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A. Spruce
Re: Grab bars

ya know, it's been a while since I've had a good tongue lashing ... :o :p :D

One poignant adjunct to this story is that the previous house had all kinds of electrical issues when the owner first bought it. She ended up having a significant portion rewired with a new service. The two main problems with this house was that it was older and she didn't want to spend the money to update/remodel it. Her contention was that there was nothing wrong with it that a little cosmetic love and TLC couldn't fix. The other issue was a pool that was never used and she really didn't want to pay to maintain.

When she had me come look at the new house before buying it I told her that it was her existing house all over again, DO NOT BUY THIS HOUSE! All she saw was how cute it was. What she wasn't seeing was this was a clone of her old house that someone put a few bucks into to clean up and make pretty - update, in the most loose meaning of the word. I pointed out all kinds of aesthetic flaws and couldn't let them go. I apologized for harping on all these aesthetic issues, but the analogy of "if it walks like a duck and talks like a duck..." came to mind. If the so called "finish" work was as bad as I was seeing, what was hidden behind the walls and in the attic that we weren't seeing? A few weeks later I get a call and she says "you're not going to be happy, but I bought the house." Well, within a week of purchase, I was over there repairing electrical issues and a host of other things that were not as they had seemed prior to purchase. Within a few months she was mounting a lawsuit for non-disclosure, which her real estate agent talked her out of. This woman has been a client for almost 20 years and she didn't take my advice to run. To top it off, she let her real estate agent talk her out of a justified lawsuit to save his own butt cheeks. In the last year she's replaced the sewer mainline from the house to the street that cost her $15K to $18K (she won't admit the actual cost ), and has piece mealed the replacement of parts within the Zinsco panel without actually replacing the panel. If she'd have spent the money on the old house that she's spent on this "new" one (actually the same age or older than her previous house ), she'd have a great house with no worries.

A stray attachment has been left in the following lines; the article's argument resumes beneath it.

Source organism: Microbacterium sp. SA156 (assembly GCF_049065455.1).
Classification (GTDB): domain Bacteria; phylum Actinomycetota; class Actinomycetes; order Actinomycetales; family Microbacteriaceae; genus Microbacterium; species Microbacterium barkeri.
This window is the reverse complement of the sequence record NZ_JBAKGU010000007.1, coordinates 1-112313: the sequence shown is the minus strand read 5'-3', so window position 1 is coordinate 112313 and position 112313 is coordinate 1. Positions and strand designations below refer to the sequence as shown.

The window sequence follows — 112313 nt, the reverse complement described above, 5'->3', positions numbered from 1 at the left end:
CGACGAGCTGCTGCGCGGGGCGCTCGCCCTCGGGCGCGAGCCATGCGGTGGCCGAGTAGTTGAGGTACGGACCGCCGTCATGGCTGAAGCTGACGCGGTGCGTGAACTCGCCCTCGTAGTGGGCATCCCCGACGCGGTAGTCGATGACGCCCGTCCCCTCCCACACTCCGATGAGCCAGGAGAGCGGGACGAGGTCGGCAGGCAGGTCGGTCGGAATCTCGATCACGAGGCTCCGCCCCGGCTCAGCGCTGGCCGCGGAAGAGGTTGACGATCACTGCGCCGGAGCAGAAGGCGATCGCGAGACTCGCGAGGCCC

But alas, tomorrow is another day, the sun will shine, the birds will sing, and I'll get yet another call that something has gone horribly wrong with this home! :o :rolleyes:

:D

canuk
Re: Grab bars

Ah yes ... the old "how cute it is " reason.:confused: :rolleyes: :D

A. Spruce
Re: Grab bars

Installed the bars today, as suspected, tile over 1/2" drywall. Used a 24" bar under a window that was able to span the framing for secure purchase. By accident in looking for this thread I used the search feature for the site, not the forum and came up with this:

http://www.thisoldhouse.com/toh/video/0,,1631608,00.html

Tommy is installing the Wingits grab bar fastener that I had found in my research earlier. At $25 a pop, they're a bit spendy, and also require a coring bit to install, for a total first time cost of about $75. After that you'd just be buying the fasteners. The vid of Tommy is him installing through tile and 1/2" rock and he comments that it's rated at over 400 pounds.

Thanks for the help and the chit-chat. We now return you to your regularly scheduled shenanigans! :D:D

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